Dopants and Defects in Semiconductors: 2nd Edition (Hardback) book cover

Dopants and Defects in Semiconductors

2nd Edition

By Matthew D. McCluskey, Matthew D. McCluskey, Eugene E. Haller, Eugene E. Haller

CRC Press

350 pages

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Description

Praise for the First Edition

"The book goes beyond the usual textbook in that it provides more specific examples of real-world defect physics … an easy reading, broad introductory overview of the field"

Materials Today

"… well written, with clear, lucid explanations …"

―Chemistry World

This revised edition provides the most complete, up-to-date coverage of the fundamental knowledge of semiconductors, including a new chapter that expands on the latest technology and applications of semiconductors. In addition to inclusion of additional chapter problems and worked examples, it provides more detail on solid-state lighting (LEDs and laser diodes). The authors have achieved a unified overview of dopants and defects, offering a solid foundation for experimental methods and the theory of defects in semiconductors.

Matthew D. McCluskey is a professor in the Department of Physics and Astronomy and Materials Science Program at Washington State University (WSU), Pullman, Washington. He received a Physics Ph.D. from the University of California (UC), Berkeley.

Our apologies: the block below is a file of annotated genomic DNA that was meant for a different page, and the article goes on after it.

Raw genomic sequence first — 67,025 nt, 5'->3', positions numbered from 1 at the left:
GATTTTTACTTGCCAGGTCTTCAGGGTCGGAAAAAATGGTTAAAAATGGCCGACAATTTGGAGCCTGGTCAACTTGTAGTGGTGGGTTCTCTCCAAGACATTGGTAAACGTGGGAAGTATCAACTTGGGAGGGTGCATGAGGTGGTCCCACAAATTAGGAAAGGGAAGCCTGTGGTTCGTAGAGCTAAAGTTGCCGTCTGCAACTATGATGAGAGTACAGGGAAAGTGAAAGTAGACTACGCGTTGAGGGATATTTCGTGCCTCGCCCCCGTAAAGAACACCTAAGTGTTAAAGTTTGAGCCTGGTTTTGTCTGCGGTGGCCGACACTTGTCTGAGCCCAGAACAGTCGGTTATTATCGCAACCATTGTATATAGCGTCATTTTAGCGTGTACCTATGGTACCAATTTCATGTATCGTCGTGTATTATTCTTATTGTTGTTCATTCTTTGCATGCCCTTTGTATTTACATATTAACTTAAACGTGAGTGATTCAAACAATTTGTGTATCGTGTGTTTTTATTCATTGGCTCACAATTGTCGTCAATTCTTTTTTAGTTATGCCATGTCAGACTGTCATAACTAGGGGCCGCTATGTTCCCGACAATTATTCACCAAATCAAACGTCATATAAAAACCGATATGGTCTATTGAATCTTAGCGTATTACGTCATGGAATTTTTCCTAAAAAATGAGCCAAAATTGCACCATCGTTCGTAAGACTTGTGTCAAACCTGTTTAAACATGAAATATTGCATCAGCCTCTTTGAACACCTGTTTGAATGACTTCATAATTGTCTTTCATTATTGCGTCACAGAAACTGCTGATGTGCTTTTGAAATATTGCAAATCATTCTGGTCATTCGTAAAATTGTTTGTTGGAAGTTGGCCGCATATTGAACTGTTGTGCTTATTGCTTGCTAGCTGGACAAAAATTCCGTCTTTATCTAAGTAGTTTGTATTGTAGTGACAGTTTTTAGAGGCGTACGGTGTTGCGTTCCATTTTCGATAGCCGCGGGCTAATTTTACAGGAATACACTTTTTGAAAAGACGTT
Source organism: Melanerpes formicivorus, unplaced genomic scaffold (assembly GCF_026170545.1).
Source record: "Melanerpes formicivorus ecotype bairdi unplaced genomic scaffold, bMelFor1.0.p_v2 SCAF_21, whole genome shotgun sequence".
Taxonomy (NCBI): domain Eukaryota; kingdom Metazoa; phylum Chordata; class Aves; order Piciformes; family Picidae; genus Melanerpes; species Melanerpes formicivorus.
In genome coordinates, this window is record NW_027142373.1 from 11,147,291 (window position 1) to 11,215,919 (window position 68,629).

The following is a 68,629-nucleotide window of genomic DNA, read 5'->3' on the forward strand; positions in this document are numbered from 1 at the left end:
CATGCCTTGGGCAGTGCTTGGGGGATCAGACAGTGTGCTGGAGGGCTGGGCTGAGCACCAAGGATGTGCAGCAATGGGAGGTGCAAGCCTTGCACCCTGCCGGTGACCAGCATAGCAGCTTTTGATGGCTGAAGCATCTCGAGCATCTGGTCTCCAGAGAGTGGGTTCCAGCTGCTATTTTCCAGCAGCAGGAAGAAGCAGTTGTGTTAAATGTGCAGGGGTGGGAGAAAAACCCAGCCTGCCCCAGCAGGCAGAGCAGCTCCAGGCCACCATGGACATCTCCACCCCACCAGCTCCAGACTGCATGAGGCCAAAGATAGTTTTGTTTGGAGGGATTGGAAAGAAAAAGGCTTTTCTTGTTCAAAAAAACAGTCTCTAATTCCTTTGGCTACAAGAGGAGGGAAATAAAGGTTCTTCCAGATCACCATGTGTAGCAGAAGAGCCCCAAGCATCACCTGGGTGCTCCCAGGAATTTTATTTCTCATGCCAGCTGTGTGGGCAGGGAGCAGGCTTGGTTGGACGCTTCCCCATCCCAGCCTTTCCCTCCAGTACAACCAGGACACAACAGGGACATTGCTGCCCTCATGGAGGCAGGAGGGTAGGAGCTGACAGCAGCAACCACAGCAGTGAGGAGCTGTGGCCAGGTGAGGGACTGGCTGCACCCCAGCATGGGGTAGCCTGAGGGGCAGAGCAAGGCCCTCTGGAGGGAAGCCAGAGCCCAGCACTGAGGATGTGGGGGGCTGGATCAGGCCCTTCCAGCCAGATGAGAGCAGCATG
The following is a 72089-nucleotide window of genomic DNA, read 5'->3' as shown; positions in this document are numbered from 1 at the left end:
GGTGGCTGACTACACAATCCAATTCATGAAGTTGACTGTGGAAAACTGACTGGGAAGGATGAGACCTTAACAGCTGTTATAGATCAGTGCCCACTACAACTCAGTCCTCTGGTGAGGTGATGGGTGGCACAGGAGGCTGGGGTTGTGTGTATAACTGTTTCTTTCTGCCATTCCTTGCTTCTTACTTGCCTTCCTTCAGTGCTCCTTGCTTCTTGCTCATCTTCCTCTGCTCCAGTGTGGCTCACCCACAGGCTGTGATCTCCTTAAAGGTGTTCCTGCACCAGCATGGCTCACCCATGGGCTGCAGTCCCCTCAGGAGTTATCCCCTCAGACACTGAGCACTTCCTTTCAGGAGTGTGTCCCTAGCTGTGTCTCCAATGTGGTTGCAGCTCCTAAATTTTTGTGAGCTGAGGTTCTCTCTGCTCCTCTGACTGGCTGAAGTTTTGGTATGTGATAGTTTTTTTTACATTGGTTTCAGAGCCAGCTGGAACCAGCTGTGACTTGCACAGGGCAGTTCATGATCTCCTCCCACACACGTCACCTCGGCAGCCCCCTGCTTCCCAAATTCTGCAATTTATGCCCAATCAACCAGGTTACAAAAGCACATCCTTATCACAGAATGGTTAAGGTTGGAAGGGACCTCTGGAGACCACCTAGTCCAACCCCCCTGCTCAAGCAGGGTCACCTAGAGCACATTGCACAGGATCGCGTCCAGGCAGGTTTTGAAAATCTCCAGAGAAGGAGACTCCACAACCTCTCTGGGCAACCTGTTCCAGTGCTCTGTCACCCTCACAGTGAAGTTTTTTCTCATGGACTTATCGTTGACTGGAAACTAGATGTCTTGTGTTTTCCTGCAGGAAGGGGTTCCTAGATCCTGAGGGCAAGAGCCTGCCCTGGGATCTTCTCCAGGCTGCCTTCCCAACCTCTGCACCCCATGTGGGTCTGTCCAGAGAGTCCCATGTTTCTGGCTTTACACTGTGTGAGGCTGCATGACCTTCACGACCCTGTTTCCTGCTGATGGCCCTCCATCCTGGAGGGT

Eugene E. Haller is a professor emeritus at the University of California, Berkeley, and a member of the National Academy of Engineering. He received a Ph.D. in Solid State and Applied Physics from the University of Basel, Switzerland.

Reviews

"The second edition of this textbook lays the groundwork for both the classical and modern developments in the theory of semiconductors. This book is significant both for its presentation of the basic principles of the theory of defects in semiconductors and for its exposition of recent developments in the field, such as LEDs and laser diodes."

--Christian Brosseau, OSA Fellow and professor of physics, Université de Bretagne Occidentale, Brest, France

Table of Contents

1. Semiconductor Basics

1.1 Historical Overview

1.2 Cubic Crystals

1.3 Other Crystals

1.4 Phonons and the Brillouin Zone

1.5 The Band Gap

1.6 Band Theory

1.7 Electrons and Holes

1.8 Doping

1.9 Optical Properties

1.10 Electronic Transport

1.11 Examples of Semiconductors

2. Defect Classifications

2.1 Basic Definitions

2.2 Energy Levels

2.3 Examples of Native Defects

2.4 Examples of Nonhydrogenic Impurities

2.5 Hydrogen

2.6 Defect Symmetry

2.7 Dislocations

3. Interfaces and Devices

3.1 Ideal Metal-Semiconductor Junctions

3.2 Real Metal-Semiconductor Junctions

3.3 Depletion Width

3.4 The p-n Junction

3.5 Applications of p-n Junctions

3.6 The Metal-Oxide-Semiconductor Junction

3.7 The Charge-Coupled Device

3.8 Light Emitting Devices

3.9 The 2D Electron Gas

4. Crystal Growth and Doping

4.1 Bulk Crystal Growth

4.2 Dopant Incorporation during Bulk Crystal Growth

4.3 Thin Film Growth

4.4 Liquid Phase Epitaxy

4.5 Chemical Vapor Deposition

4.6 Molecular Beam Epitaxy

4.7 Alloying

4.8 Doping by Diffusion

4.9 Ion Implantation

4.10 Annealing and Dopant Activation

4.11 Neutron Transmutation

5. Electronic Properties

5.1 Hydrogenic Model

5.2 Wave Function Symmetry

5.3 Donor and Acceptor Wave Functions

5.4 Deep Levels

5.5 Carrier Concentrations as a Function of Temperature

5.6 Freeze-Out Curves

5.7 Scattering Processes

5.8 Hopping and Impurity Band Conduction